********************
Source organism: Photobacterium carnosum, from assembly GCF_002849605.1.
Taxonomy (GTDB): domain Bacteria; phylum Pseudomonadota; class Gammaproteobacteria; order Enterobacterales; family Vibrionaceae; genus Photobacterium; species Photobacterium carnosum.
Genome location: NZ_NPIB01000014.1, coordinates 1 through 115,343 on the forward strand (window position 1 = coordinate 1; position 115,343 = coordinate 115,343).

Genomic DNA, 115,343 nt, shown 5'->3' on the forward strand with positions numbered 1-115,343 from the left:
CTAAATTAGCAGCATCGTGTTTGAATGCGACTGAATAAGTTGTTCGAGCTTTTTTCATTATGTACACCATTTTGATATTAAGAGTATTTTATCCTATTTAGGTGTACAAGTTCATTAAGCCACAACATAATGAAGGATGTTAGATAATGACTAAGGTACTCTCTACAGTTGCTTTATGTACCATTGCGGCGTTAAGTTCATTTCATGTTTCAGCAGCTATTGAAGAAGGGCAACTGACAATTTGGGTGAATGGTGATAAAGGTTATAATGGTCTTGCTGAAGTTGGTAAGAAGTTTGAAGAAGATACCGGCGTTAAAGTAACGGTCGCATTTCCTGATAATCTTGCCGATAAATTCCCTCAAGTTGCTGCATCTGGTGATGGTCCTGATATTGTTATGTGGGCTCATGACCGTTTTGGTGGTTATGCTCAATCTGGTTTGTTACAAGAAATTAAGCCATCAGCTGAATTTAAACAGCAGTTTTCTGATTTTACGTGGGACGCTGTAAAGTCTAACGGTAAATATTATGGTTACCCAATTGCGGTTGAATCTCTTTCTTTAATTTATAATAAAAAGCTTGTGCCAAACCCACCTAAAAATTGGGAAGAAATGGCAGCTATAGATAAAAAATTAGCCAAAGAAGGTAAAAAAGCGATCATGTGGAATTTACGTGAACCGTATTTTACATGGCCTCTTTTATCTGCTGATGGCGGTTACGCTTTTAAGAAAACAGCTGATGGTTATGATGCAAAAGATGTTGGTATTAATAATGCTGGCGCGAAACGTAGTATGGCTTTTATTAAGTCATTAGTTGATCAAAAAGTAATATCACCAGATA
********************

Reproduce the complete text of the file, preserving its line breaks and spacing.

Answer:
Source organism: Photobacterium carnosum, from assembly GCF_002849605.1.
Taxonomy (GTDB): domain Bacteria; phylum Pseudomonadota; class Gammaproteobacteria; order Enterobacterales; family Vibrionaceae; genus Photobacterium; species Photobacterium carnosum.
Genome location: NZ_NPIB01000014.1, coordinates 1 through 115,343 on the forward strand (window position 1 = coordinate 1; position 115,343 = coordinate 115,343).

Genomic DNA, 115,343 nt, shown 5'->3' on the forward strand with positions numbered 1-115,343 from the left:
CTAAATTAGCAGCATCGTGTTTGAATGCGACTGAATAAGTTGTTCGAGCTTTTTTCATTATGTACACCATTTTGATATTAAGAGTATTTTATCCTATTTAGGTGTACAAGTTCATTAAGCCACAACATAATGAAGGATGTTAGATAATGACTAAGGTACTCTCTACAGTTGCTTTATGTACCATTGCGGCGTTAAGTTCATTTCATGTTTCAGCAGCTATTGAAGAAGGGCAACTGACAATTTGGGTGAATGGTGATAAAGGTTATAATGGTCTTGCTGAAGTTGGTAAGAAGTTTGAAGAAGATACCGGCGTTAAAGTAACGGTCGCATTTCCTGATAATCTTGCCGATAAATTCCCTCAAGTTGCTGCATCTGGTGATGGTCCTGATATTGTTATGTGGGCTCATGACCGTTTTGGTGGTTATGCTCAATCTGGTTTGTTACAAGAAATTAAGCCATCAGCTGAATTTAAACAGCAGTTTTCTGATTTTACGTGGGACGCTGTAAAGTCTAACGGTAAATATTATGGTTACCCAATTGCGGTTGAATCTCTTTCTTTAATTTATAATAAAAAGCTTGTGCCAAACCCACCTAAAAATTGGGAAGAAATGGCAGCTATAGATAAAAAATTAGCCAAAGAAGGTAAAAAAGCGATCATGTGGAATTTACGTGAACCGTATTTTACATGGCCTCTTTTATCTGCTGATGGCGGTTACGCTTTTAAGAAAACAGCTGATGGTTATGATGCAAAAGATGTTGGTATTAATAATGCTGGCGCGAAACGTAGTATGGCTTTTATTAAGTCATTAGTTGATCAAAAAGTAATATCACCAGATA